#### 4. Filter

We discard wedge points whose closest neighbour is of trisector-type, because these wedge points cannot be part of an isolated wedge pair. We further discard single wedges whose distance to the closest wedge point is larger than the typical mesoscale distance of  km. The remaining wedge pairs mark candidate regions for elliptic LCS (Fig. 6(a)).

#### 5. Launch λ–lines from a Poincaré-section

We set up Poincaré sections that span from the midpoint of a wedge pair to a point apart in longitudinal direction (Fig. 6(b)). This choice of length for the Poincaré section captures eddies up to a diameter of  km, an upper bound on the accepted size for mesoscale eddies. For a fixed –value, –lines are launched from 100 initial positions on the Poincaré section, and the return distance is computed. Zero crossings of the return distance function correspond to closed –lines. The position of zeros is subsequently refined on the Poincaré section through the bisection method. The outermost zero crossing of the return distance marks the largest closed –line for the chosen –value. To find the outermost closed –line over all –values, we vary from to in steps, and pick the outermost closed orbit as the Lagrangian eddy boundary. During this process, we make sure that eddy boundaries so obtained do enclose the two wedge singularities used in the construction, but no other singularities.

The runtime of our algorithm is dominated by the fifth step, the integration of –lines, as illustrated in Table 1 for the ocean data example in the next section. This is the reason why our investment in the selection, classification and filtering of singularities before the actual –line integration pays off.

### 4.5 Coherent Lagrangian vortices in an ocean surface flow

We now apply the method summarized in steps 1-5 above to two-dimensional unsteady velocity data obtained from AVISO satellite altimetry measurements. The domain of the data set is the Agulhas leakage in the Southern Ocean, represented by large coherent eddies that pinch off from the Agulhas current of the Indian Ocean.

Under the assumption of a geostrophic flow, the sea surface height serves as a streamfunction for the surface velocity field. In longitude-latitude coordinates , particle trajectories are then solutions of

 ˙φ =−gR2f(θ)cosθ∂θh(φ,θ,t), ˙θ =gR2f(θ)cosθ∂φh(φ,θ,t),

where is the constant of gravity, is the mean radius of the Earth, and is the Coriolis parameter, with denoting the Earth’s mean angular velocity. For comparison, we choose the same spatial domain and time interval as in [3, 17]. The integration time is also set to days.

Fig. 6 illustrates the steps of the eddy detection algorithm. From all singularities of the Cauchy–Green strain tensor, isolated wedge pairs are extracted (Fig. 6(a)) and closed orbits are found by launching –lines from Poincaré sections anchored at those wedge pairs (Fig. 6(b)). Altogether, 14 out of the selected wedge pairs are encircled by closed orbits and, hence, by coherent Lagrangian eddy boundaries (Fig. 6(c)). The reduction to candidate regions consistent with prop:eta-field leads to significant gain in computational speed. This is because the computationally expensive integration of the –line field is only carried out in these regions (Table 1). For comparison, the computational cost on a single Poincaré section is already higher than the cost of identifying the candidate regions. Note also that two regions contain three wedges, which constitute two admissible wedge pairs. This explains how 78 wedges constitute 40 wedge pairs altogether.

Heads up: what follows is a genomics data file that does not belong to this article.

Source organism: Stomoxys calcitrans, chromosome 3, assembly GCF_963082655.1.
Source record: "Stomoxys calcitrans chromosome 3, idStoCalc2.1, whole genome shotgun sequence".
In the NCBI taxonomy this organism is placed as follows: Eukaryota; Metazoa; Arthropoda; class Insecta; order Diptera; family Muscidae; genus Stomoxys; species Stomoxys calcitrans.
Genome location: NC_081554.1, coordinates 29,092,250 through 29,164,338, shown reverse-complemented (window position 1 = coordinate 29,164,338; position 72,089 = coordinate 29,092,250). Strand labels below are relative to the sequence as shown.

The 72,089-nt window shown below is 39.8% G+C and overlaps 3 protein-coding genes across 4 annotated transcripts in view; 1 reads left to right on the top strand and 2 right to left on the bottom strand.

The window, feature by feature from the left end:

## 5 Conclusion

We have discussed the use of index theory in the detection of closed orbits in planar line fields. Combined with physically motivated filtering criteria, index-based elliptic LCS detection provides an automated implementation of the variational results of [17] on coherent Lagrangian vortex boundaries. Our results further enhance the power of LCS detection algorithms already available in the Matlab toolbox LCS TOOL (cf. [21]).

Our approach can be extended to three-dimensional flows, where line fields arise in the computation of intersections of elliptic LCS with two-dimensional planes [4]. Applied over several such planes, our approach allows for an automated detection of coherent Lagrangian eddies in three-dimensional unsteady velocity fields.

Automated detection of Lagrangian coherent vortices should lead to precise estimates on the volume of water coherently carried by mesoscale eddies, thereby revealing the contribution of coherent eddy transport to the total flux of volume, heat and salinity in the ocean. Related work is in progress.

## Acknowledgment

The altimeter products used in this work are produced by SSALTO/DUACS and distributed by AVISO, with support from CNES (http://www.aviso.oceanobs.com). We would like to thank Bert Hesselink for providing Ref. [7], Xavier Tricoche for pointing out Refs. [35, 34], and Ulrich Koschorke and Francisco Beron-Vera for useful comments.